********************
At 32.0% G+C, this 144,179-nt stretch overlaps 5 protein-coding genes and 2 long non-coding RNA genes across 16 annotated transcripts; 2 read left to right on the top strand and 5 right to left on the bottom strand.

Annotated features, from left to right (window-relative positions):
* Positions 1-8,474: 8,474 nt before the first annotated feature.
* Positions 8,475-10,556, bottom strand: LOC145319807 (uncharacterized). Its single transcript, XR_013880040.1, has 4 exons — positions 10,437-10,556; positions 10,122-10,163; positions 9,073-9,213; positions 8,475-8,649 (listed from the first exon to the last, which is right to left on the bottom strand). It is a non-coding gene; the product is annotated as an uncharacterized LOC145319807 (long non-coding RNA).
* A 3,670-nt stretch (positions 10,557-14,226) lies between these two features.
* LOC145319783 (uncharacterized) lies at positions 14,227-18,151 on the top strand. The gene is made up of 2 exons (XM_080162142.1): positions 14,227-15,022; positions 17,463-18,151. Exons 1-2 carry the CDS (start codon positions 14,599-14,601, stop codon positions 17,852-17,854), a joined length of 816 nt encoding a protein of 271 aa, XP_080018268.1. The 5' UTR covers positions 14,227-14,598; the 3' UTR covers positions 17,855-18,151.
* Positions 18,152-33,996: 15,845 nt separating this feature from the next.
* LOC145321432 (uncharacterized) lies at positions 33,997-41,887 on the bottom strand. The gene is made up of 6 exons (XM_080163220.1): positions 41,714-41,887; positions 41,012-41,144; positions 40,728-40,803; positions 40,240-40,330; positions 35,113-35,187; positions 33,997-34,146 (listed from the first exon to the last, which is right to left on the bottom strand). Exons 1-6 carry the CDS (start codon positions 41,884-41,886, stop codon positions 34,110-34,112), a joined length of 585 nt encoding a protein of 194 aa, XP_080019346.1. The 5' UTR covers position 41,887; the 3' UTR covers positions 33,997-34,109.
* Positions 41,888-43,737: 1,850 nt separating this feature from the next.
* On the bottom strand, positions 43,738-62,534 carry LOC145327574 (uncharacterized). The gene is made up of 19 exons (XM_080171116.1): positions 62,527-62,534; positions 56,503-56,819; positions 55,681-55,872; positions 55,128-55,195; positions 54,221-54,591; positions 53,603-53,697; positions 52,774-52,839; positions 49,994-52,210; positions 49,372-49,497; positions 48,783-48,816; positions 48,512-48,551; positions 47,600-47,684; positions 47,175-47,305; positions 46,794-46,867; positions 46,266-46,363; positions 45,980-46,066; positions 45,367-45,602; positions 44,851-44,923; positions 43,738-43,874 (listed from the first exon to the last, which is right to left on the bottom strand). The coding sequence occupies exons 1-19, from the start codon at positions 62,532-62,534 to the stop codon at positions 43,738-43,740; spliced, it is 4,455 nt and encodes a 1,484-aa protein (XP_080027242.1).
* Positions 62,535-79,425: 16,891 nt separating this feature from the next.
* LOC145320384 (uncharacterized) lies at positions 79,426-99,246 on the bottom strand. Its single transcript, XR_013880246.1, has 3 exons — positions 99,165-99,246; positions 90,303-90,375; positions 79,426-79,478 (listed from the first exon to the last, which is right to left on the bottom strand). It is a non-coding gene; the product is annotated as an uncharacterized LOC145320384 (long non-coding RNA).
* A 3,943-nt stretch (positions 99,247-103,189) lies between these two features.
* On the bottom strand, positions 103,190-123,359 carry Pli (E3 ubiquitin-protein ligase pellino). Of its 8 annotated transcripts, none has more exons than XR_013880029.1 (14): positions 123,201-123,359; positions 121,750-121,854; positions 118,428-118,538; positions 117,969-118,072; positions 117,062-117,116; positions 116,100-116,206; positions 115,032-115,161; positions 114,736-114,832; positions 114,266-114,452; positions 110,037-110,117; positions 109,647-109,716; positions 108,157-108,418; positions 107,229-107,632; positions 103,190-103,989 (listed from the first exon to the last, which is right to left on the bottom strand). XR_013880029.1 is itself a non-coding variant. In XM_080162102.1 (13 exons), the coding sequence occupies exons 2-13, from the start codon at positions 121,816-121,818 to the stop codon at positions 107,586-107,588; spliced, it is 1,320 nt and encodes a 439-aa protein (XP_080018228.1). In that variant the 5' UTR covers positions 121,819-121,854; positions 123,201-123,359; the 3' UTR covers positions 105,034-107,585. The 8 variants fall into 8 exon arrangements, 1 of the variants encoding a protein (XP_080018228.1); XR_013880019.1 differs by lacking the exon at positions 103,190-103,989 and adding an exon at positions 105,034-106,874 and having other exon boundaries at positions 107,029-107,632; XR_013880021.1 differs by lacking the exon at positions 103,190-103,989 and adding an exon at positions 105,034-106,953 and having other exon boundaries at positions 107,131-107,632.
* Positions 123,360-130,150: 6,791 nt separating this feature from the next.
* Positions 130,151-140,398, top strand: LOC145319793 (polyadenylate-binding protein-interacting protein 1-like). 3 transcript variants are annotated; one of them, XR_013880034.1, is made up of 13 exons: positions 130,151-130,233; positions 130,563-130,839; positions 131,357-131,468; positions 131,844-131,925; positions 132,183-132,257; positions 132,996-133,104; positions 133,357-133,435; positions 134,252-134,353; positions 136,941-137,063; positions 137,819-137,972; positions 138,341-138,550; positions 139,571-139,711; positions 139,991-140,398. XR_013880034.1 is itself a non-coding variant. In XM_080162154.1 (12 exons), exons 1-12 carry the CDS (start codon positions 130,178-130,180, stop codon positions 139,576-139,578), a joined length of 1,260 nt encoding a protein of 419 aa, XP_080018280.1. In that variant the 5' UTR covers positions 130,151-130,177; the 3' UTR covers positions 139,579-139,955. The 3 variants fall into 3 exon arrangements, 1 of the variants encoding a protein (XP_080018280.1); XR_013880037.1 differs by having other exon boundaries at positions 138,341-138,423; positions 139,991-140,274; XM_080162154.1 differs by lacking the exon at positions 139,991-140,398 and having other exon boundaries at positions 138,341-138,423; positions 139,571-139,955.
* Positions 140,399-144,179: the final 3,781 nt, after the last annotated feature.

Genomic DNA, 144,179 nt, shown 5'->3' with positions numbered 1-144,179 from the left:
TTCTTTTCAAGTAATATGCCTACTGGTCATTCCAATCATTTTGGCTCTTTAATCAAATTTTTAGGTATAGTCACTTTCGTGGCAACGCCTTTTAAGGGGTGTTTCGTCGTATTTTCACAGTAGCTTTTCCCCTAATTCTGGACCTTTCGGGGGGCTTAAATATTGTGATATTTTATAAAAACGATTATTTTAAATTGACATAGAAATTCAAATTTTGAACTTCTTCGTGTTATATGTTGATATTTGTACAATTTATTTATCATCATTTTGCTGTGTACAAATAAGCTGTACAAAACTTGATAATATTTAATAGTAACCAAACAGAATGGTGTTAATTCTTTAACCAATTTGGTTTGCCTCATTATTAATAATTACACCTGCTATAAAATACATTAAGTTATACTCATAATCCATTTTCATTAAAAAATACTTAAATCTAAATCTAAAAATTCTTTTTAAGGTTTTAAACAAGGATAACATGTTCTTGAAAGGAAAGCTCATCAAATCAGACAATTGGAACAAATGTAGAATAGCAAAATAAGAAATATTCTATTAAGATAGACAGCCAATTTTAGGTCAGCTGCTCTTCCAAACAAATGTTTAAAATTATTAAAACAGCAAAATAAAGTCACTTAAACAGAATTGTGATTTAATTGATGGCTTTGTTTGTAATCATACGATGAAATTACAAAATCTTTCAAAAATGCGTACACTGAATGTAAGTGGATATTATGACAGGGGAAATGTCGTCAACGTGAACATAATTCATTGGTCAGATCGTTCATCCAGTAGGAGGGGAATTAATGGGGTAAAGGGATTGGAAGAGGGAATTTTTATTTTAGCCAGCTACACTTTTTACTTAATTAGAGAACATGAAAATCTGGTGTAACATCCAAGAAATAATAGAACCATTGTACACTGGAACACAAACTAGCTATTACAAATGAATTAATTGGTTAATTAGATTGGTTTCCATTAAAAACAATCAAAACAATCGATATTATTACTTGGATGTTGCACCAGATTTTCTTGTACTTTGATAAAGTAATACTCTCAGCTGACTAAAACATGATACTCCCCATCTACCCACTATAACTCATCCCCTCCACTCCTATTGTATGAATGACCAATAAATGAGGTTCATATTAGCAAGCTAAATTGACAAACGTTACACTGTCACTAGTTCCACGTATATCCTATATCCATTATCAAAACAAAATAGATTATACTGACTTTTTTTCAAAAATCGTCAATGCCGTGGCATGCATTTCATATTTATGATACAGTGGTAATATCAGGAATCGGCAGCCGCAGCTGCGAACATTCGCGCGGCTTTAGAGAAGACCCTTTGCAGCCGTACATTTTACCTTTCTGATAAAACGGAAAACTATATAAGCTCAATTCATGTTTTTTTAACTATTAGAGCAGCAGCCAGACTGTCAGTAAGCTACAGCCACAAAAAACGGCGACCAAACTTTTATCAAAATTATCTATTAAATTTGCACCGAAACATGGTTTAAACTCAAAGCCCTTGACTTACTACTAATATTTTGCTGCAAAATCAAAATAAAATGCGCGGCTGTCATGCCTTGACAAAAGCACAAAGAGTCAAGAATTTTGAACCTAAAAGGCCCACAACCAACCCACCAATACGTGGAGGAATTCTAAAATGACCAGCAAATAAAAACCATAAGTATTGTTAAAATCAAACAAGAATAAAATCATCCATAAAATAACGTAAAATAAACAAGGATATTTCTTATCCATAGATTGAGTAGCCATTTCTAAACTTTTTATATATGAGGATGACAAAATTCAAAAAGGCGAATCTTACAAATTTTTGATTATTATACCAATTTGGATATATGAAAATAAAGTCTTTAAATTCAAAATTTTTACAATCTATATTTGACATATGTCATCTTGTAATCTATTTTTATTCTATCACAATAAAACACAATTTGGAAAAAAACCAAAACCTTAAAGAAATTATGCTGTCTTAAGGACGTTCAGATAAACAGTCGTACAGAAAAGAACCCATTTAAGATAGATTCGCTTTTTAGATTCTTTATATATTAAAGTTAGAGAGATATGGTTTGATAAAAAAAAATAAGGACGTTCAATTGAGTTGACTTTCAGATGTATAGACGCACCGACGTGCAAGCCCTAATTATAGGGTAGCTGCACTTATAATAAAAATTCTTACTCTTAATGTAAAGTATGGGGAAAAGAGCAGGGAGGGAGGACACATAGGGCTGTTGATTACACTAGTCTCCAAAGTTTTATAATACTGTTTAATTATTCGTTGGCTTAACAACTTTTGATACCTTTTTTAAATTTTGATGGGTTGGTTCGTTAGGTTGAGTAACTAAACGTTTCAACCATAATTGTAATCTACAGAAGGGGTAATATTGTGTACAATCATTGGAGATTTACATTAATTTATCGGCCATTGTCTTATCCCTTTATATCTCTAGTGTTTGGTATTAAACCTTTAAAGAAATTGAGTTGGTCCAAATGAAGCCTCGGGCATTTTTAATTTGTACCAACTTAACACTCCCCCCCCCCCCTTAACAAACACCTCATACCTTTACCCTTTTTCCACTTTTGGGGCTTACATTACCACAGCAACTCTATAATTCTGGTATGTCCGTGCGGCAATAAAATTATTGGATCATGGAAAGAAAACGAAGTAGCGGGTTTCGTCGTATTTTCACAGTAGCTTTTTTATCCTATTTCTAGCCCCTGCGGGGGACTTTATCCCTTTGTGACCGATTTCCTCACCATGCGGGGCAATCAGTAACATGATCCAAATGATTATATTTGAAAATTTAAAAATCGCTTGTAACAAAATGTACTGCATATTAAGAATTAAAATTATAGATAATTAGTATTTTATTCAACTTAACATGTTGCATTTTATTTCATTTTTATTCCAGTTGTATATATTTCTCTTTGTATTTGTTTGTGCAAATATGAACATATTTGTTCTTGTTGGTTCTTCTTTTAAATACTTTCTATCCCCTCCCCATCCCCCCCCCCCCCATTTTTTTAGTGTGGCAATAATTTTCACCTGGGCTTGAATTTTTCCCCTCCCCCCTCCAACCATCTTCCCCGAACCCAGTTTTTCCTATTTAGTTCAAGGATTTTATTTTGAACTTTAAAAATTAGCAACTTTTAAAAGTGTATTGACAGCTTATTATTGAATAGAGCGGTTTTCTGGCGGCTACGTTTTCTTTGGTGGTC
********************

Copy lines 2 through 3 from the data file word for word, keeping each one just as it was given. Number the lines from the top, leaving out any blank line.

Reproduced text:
Annotated features, from left to right (window-relative positions):
* Positions 1-8,474: 8,474 nt before the first annotated feature.